Township entrepreneurship is growing in South Africa.  With unemployment levels climbing through the roof, township residents have to find other ways to make ends meet. Many turn to entrepreneurship in one form or another. Some might set up a shoe-shining stall at the local mall; others might travel up and down the metro train lines selling any manner of goods—veggies, water, sweets, etc. Others, like Marcia, featured in this month’s video, will scrape together what resources they have to set up a formal business.

I have participated in dozens of workshops, discussions, and meetings focused on the potential of entrepreneurship to make a significant dent in poverty and unemployment levels. We talk about social entrepreneurship, impact investing, corporate social responsibility as the wave of the future, the key to lifting millions, even billions, out of poverty. We spend much time and effort designing programs to help small businesses become investor ready, and we help would-be entrepreneurs to define and refine their ideas and transform them into business plans that will help solve the world’s most pressing problems. The primary goal of these programs and initiatives often is to scale up: Can this business model, when implemented, grow to such a point that it can be replicated in other areas or industries? Will it yield enough revenue and profits to attract more and bigger investors? Will it solve a social or economic problem in a way that can be replicated elsewhere?

I come away from these discussions with one set of questions at the top of my mind: Is scaling up the only sign of success, the only way to access that pot of gold at the end of the rainbow? Should we push every potential entrepreneur to develop a detailed business plan that outlines their plans to scale? What about the people who have no way of scaling up?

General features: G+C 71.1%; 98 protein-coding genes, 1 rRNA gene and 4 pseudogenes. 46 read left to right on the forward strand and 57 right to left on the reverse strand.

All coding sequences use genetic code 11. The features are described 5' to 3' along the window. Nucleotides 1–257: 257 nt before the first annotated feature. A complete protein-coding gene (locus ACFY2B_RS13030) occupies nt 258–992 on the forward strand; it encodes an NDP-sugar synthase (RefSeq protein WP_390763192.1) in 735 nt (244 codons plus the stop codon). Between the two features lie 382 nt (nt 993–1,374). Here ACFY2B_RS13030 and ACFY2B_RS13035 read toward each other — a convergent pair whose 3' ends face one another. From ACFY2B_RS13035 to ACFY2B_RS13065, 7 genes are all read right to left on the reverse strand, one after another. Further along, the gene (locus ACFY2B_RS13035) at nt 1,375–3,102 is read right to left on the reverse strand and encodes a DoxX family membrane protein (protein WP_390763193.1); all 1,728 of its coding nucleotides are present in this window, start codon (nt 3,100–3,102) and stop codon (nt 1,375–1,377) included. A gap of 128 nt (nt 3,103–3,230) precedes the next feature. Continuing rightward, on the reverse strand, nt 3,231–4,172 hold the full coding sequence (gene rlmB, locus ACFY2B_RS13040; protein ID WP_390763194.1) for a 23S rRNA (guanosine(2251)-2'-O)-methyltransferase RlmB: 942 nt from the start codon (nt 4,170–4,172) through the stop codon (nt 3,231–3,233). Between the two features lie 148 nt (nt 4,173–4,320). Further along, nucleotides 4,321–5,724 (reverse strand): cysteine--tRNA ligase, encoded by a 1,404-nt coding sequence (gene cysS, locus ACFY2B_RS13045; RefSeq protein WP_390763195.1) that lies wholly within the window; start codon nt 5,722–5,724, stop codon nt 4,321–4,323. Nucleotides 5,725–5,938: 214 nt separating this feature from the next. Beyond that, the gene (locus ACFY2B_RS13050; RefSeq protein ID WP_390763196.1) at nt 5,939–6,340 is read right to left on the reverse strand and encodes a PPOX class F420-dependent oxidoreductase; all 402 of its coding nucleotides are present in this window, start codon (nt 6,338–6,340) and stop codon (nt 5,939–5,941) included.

Of course, we want to drive economic growth in our communities, especially in townships that have been overlooked and underserved for generations. We want to identify and encourage those with the vision and guts to go for the gold. We want to support them, invest in them, stand by them, help pick them up when they stumble. We want to make sure they make it, damnit, because our future depends on them, and we have far too few role models, as it is. Their success is our success.

Not everyone will make it to this level, though. I would even argue that not everyone necessarily wants to make it to this level. Some people would be satisfied—and find dignity in—selling veggies on the side of the road, or shining shoes, as long as they earn enough to care for their families and create a future for their children.

Not every entrepreneur, whether operating formally or informally, will grow significantly enough to draw the attention of investors. Many will have ideas or business plans that are too small in scope, or lacking in sophistication and scalability.

What happens to these small-scale entrepreneurs? They are a key part of the economic engine as well. How do we care for them? How do we find ways to support them, whether they choose to go for the gold or not? How do we respect and stand by their definition of success, rather than imposing a narrow and rigid set of external requirements?

What are the parameters that can be set up to protect these entrepreneurs and enable them to achieve their goals? What about scaling across, rather than scaling up? By this I mean helping to create or strengthen networks across the geographic or activity area, where small-scale entrepreneurs can join forces and support each other towards economic stability.

Let’s work towards bringing visibility to these small-scale entrepreneurs.